’s Pound-for-Pound Top 10

By Staff Mar 17, 2015

Welcome to the ranks of mixed martial arts’ elite, Rafael dos Anjos.

At UFC 185, the 30-year-old jiu-jitsu black belt used a multifaceted, high-pressure game plan to thoroughly dominate Anthony Pettis across five rounds and become the Ultimate Fighting Championship’s first Brazilian champion at 155 pounds. Dos Anjos’ ascent to the lightweight throne was not a quick one: The Rafael Cordeiro pupil has competed inside the Octagon since 2008 and on March 14 officially became the latest bloomer in company history, winning the belt in his 18th UFC fight.

Dos Anjos has shown near-constant improvement while stringing together a remarkable run over the past three years, emerging victorious from nine of 10 bouts, with his only loss coming in a decision against top contender Khabib Nurmagomedov. Following that setback, in the second half of 2014, the Rio de Janeiro native scored stoppages of Benson Henderson and Jason High before an impressive three-round spanking of Nate Diaz. Dos Anjos makes his entry into the pound-for-pound rankings in the No. 7 position, while Pettis tumbles four spots to No. 8.

While neither dos Anjos nor Pettis figures to fight again in the next month or so, both men could soon find themselves moving up in the top 10. Sixth-ranked Anderson Silva, currently serving a temporary suspension from the Nevada Athletic Commission, is expected to receive a lengthier ban when the NAC convenes for its as-yet-unscheduled next meeting. Should the former middleweight champion and pound-for-pound king be suspended for one year or more, he will be removed from’s pound-for-pound and divisional rankings.

Related: Sherdog Divisional Rankings

1. Jon Jones (21-1)

The UFC’s 205-pound king continues to find ways to beat all those placed before him. At UFC 182, it was Daniel Cormier who clashed with Jones after a protracted battle of words in what was expected to be the hardest fight of the Jackson-Wink MMA fighter’s title reign. Though “DC” did not go down quietly, Jones neutralized the wrestler’s takedown attempts and used his freakish reach to punish Cormier with strikes, both at range and in the clinch. Having secured a five-round unanimous decision -- with all three judges giving Jones four rounds to Cormier’s one -- “Bones” stands as the most decorated light heavyweight champ in UFC history, with eight consecutive title defenses. Jones will attempt to make it nine in May, when he faces fearsome puncher Anthony Johnson at UFC 187.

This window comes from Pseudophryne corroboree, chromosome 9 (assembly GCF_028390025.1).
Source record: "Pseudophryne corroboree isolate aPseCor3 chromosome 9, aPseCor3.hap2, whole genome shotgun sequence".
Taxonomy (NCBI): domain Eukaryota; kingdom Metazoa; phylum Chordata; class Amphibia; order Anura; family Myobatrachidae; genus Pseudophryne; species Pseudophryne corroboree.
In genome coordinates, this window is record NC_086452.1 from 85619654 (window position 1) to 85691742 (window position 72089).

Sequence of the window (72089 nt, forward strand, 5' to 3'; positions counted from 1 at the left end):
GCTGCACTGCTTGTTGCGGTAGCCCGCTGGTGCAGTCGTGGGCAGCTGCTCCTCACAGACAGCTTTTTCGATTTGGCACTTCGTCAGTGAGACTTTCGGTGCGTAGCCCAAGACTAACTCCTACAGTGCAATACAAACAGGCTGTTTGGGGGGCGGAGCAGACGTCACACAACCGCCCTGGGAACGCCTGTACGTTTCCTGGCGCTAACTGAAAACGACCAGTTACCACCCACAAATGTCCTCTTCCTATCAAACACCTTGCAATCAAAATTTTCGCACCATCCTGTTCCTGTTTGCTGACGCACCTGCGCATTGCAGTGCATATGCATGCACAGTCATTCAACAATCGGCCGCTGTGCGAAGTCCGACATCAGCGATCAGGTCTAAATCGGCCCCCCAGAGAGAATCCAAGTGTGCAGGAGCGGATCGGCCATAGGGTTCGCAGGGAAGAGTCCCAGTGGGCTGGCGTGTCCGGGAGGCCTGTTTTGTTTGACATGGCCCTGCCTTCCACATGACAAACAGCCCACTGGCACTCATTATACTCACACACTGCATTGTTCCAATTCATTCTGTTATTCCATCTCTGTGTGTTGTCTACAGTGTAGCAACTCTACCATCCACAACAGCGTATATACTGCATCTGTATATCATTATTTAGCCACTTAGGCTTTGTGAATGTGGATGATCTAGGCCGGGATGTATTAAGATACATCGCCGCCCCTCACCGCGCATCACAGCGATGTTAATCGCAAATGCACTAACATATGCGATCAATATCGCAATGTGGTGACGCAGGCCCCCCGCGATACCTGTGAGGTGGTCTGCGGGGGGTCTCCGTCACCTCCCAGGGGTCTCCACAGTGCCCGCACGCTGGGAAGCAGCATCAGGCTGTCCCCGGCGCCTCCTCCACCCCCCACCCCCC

2. Jose Aldo (25-1)

Aldo was unable to score a second knockout of Chad Mendes in their UFC 179 rematch, but the end result was perhaps even more satisfying and more indicative of Aldo’s status as a pound-for-pound great. The featherweight ruler battled through more than a little adversity across his 25 minutes with Mendes, surviving an uppercut-induced knockdown to kick things into another gear and outclass the Team Alpha Male standout on the feet down the stretch. After seven straight title defenses, Aldo looks to be headed for the biggest fight of his career, as “Scarface” will attempt to derail the hype train of Irish standout Conor McGregor at UFC 189 in July.

3. Chris Weidman (12-0)

The “All-American” showed his all-around skills with a decisive title defense against ex-light heavyweight champion Lyoto Machida at UFC 175. While Machida was able to tag the Serra-Longo Fight Team representative in the waning moments of their five-round encounter, the work Weidman did with his hands, kicks and takedowns through the first four frames was more than enough to retain his UFC middleweight title. The New Yorker’s unblemished résumé includes victories over two of Brazil’s finest fighters -- Machida and Anderson Silva (twice) -- and Weidman will look to add a third when his long-delayed clash with Vitor Belfort finally takes place at UFC 187.

4. Demetrious Johnson (21-2-1)

In the two years he has held the UFC flyweight title, Johnson has made it clear: When it comes to 125-pounders, there is “Mighty Mouse,” and then there is everyone else. The 28-year-old Matt Hume pupil made an example of Chris Cariaso at UFC 178, forcing the overmatched Californian to submit to a kimura -- a first in an Ultimate Fighting Championship title bout. Johnson’s lauded speed and well-polished, all-around skill set have now carried him to seven consecutive victories, including five straight title defenses against the likes of Joseph Benavidez and John Dodson. At UFC 186, Johnson will put his belt on the line against hard-hitting Japanese prospect Kyoji Horiguchi.

5. Cain Velasquez (13-1)